As a consumer, it’s a turning point for you, and for all of us. What we’re willing to pay and under what circumstances will have a huge impact on our future. While the people who market these things to you (and oftentimes at you) have a lot on the line, so do you. The success of any of the various models that comes along is going to do a lot to set the tone for the followers who are sure to flock into the game once one of the big players gets involved. It’s likely we’ll never see any of the major chains go completely mechanized, but how they split their audience in terms of demographics and price, that’s anyone’s guess, and I promise you, it will be based on some form of hard consumer and/or revenue data. You might just find yourself paying 15 bucks for a gourmet burger made by a human at McDonalds sometime in the near future. After all, if people are willing to pay the same amount for a burger made by a machine, more cheaply and with less oversight, it makes sense the boutique nature of all those “gourmet” burgers will gain value, won’t they?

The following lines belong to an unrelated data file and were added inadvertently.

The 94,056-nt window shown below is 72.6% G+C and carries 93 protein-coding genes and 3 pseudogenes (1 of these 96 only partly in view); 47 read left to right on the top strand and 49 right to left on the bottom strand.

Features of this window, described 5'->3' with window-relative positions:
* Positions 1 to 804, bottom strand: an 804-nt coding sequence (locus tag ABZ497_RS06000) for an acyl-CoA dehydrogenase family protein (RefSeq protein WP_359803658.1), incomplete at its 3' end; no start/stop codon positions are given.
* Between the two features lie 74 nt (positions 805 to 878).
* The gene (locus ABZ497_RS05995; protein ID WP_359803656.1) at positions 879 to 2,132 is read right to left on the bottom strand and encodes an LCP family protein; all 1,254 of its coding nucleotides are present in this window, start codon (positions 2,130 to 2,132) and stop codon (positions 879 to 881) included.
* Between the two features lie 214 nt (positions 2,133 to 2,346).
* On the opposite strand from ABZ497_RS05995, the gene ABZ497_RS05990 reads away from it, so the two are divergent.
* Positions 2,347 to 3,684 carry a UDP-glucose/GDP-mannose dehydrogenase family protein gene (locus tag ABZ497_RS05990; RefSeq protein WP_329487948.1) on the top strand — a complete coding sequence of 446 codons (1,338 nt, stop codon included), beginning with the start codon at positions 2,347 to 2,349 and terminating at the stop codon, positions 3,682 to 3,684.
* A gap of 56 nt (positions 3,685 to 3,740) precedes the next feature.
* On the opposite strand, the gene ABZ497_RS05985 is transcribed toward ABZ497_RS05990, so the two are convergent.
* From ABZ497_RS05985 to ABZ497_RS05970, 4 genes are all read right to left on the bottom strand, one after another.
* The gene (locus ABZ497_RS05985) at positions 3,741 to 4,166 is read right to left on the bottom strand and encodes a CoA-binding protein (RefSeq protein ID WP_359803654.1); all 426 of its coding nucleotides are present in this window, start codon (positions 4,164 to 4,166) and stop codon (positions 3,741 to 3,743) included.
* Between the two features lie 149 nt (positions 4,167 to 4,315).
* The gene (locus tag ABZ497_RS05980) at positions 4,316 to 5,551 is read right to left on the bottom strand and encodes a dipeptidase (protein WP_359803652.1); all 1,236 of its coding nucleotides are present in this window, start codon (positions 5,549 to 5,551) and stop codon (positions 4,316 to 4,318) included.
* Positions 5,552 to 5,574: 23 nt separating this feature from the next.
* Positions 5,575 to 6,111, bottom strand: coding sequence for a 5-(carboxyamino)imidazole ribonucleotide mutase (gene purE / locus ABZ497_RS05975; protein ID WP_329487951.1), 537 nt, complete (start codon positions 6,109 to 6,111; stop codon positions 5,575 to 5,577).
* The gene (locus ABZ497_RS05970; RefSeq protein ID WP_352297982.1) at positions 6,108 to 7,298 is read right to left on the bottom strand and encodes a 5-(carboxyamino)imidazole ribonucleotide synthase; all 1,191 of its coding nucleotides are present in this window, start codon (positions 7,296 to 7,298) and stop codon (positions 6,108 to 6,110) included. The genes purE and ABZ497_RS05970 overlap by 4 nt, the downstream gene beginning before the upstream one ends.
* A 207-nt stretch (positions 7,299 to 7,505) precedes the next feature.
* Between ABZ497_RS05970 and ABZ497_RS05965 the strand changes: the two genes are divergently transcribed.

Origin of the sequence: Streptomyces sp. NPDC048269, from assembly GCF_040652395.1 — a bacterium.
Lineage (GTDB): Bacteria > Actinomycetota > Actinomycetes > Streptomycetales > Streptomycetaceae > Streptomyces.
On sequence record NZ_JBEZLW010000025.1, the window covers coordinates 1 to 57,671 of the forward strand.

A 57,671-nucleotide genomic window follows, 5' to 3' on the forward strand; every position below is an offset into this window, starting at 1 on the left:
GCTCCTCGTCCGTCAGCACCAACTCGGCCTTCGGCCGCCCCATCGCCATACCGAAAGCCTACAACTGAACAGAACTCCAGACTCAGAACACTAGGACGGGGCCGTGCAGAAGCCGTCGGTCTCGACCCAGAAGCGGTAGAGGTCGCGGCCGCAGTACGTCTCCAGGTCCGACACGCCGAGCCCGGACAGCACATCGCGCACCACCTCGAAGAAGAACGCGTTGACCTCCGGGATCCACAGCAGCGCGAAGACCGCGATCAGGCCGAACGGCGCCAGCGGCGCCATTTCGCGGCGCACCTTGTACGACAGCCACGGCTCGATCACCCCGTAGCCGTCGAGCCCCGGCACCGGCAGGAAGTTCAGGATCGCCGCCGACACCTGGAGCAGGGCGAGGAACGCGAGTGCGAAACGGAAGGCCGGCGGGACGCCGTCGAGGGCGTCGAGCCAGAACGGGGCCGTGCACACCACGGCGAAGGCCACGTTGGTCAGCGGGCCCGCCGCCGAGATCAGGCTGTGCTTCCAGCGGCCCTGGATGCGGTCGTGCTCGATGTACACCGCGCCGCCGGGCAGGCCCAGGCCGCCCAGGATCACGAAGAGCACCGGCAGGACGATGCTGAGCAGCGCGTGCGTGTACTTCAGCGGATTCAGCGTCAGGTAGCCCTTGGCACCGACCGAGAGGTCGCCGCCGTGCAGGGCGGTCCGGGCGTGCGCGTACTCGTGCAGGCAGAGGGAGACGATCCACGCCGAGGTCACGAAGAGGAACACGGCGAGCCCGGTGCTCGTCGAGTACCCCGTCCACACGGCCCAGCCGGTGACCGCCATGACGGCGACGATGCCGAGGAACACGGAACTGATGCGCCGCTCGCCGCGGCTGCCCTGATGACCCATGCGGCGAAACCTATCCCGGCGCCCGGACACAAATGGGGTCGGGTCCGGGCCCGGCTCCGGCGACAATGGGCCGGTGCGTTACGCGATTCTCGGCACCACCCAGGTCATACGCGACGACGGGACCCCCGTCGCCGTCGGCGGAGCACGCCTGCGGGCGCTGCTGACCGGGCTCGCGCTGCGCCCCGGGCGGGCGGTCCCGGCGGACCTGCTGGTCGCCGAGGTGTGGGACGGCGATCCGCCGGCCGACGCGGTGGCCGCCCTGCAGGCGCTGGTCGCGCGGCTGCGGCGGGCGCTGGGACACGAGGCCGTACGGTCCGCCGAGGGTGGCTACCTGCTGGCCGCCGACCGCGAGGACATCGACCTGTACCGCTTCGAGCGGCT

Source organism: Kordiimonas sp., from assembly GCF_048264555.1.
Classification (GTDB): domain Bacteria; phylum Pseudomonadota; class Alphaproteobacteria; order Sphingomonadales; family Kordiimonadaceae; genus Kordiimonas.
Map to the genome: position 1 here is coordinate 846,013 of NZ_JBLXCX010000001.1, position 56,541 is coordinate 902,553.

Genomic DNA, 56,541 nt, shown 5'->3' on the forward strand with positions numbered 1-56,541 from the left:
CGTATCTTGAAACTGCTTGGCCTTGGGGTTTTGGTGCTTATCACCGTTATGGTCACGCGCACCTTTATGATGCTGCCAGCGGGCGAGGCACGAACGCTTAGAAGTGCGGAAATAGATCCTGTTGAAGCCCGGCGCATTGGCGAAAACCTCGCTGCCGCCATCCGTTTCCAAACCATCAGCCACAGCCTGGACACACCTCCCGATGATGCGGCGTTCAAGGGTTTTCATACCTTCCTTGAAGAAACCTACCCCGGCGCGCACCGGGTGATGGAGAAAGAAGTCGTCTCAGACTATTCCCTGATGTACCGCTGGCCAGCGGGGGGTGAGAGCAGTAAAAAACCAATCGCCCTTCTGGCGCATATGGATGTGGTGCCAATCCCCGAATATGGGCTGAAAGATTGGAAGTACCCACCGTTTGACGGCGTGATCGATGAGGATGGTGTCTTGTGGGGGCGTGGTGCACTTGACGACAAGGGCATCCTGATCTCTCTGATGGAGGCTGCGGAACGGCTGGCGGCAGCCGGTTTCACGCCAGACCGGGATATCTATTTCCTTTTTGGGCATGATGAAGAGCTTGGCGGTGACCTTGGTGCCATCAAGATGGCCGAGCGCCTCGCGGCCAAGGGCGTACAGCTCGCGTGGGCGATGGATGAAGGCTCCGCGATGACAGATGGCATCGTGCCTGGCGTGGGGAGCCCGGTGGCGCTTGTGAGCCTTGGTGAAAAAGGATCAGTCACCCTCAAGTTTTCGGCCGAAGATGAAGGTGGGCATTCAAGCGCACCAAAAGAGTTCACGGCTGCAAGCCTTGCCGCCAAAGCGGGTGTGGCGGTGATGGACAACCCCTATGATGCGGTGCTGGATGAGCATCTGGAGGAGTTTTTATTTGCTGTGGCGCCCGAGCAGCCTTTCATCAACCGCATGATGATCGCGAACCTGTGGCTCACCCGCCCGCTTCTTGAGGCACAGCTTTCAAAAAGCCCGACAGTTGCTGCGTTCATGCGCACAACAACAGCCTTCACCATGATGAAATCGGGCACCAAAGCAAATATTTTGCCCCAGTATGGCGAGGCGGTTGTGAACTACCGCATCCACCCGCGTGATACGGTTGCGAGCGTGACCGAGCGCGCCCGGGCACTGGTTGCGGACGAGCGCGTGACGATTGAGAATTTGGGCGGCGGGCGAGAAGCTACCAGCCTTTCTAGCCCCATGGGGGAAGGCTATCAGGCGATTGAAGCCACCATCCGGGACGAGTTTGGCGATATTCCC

Anyone’s guess whether mechanization is followed by increased wages for workers, as mentioned, how much people get paid is a great issue for politicians, but it’s only a small part of the equation that goes into putting a product on the market.

It shouldn’t need to be said, but that’s why it’s supposed to be about more than the almighty dollar, but that’s a topic for another time.